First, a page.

But MOMA, thanks to Barry, proved to be a crucial influence in the history of cinema—in the very idea of the history of cinema—and in the story of filmmaking itself. In the nineteen-forties and fifties, Langlois’s Cinémathèque Française was the key place where the future filmmakers of the French New Wave learned about movies by watching movies—where the romance of cinematic neoclassicism was born. That role was played here mainly by MOMA, where, in the early nineteen-sixties, retrospectives of the films of Orson Welles, Howard Hawks, and Alfred Hitchcock—programmed by Peter Bogdanovich, who was in his early twenties—inspired a new generation of critics and filmmakers.

It’s apt that tonight’s tribute to Barry coincides with the New York Film Festival. Barry was the guest of honor at the first N.Y.F.F., in 1963—which also held screenings at MOMA. She is, so to speak, the primordial author of the notion of the auteur. Robert Sitton has done a great thing by bringing her out from behind the screen. What’s needed next is a collection of her critical writings.

Richard Brody began writing for The New Yorker in 1999, and has contributed articles about the directors François Truffaut, Jean-Luc Godard, and Samuel Fuller. He writes about movies in his blog for newyorker.com.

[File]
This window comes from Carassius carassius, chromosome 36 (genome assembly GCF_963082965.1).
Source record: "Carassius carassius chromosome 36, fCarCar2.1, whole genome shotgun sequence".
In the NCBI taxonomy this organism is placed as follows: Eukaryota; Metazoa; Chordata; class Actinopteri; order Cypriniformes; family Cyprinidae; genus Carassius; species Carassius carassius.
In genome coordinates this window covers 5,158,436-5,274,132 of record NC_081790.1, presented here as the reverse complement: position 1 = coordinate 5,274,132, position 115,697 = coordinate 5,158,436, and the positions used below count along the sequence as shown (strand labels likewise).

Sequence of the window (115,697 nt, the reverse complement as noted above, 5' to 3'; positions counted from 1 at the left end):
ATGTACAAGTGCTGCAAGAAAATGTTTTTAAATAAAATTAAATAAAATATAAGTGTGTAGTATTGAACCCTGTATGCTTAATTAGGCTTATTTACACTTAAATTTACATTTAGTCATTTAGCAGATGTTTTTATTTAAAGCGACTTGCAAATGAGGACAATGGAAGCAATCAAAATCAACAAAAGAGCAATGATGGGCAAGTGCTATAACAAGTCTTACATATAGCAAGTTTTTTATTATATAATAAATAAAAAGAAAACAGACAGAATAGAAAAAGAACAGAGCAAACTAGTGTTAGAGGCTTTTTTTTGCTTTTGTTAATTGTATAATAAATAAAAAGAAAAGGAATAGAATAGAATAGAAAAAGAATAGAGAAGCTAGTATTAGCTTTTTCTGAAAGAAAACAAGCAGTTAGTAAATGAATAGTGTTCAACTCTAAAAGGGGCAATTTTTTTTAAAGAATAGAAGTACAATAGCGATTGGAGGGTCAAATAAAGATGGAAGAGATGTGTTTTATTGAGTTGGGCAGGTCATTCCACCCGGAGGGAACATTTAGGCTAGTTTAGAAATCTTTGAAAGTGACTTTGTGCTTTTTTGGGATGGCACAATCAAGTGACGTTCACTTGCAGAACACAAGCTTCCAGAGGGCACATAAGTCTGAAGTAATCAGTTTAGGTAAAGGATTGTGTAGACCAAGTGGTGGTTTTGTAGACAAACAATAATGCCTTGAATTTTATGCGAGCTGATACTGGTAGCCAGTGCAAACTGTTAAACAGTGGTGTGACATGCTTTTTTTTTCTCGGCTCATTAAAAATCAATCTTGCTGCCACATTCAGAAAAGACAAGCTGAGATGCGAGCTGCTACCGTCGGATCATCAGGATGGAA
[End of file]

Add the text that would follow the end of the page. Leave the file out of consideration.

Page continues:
Rob Farr
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Gary Johnson
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Re: First Bio of Iris Barry Out

Postby Gary Johnson » Fri Oct 17, 2014 10:34 am

I believe anyone who has even a limited knowledge of Barry comes to the same conclusion as Rob. She helped lead the way to preserving film but allowed so many titles to turn to dust because she didn't feel the titles deemed worthy.
I guess we can't have everything in life....

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Re: First Bio of Iris Barry Out

Postby Richard M Roberts » Fri Oct 17, 2014 5:47 pm

Gary Johnson wrote:I believe anyone who has even a limited knowledge of Barry comes to the same conclusion as Rob. She helped lead the way to preserving film but allowed so many titles to turn to dust because she didn't feel the titles deemed worthy.
I guess we can't have everything in life....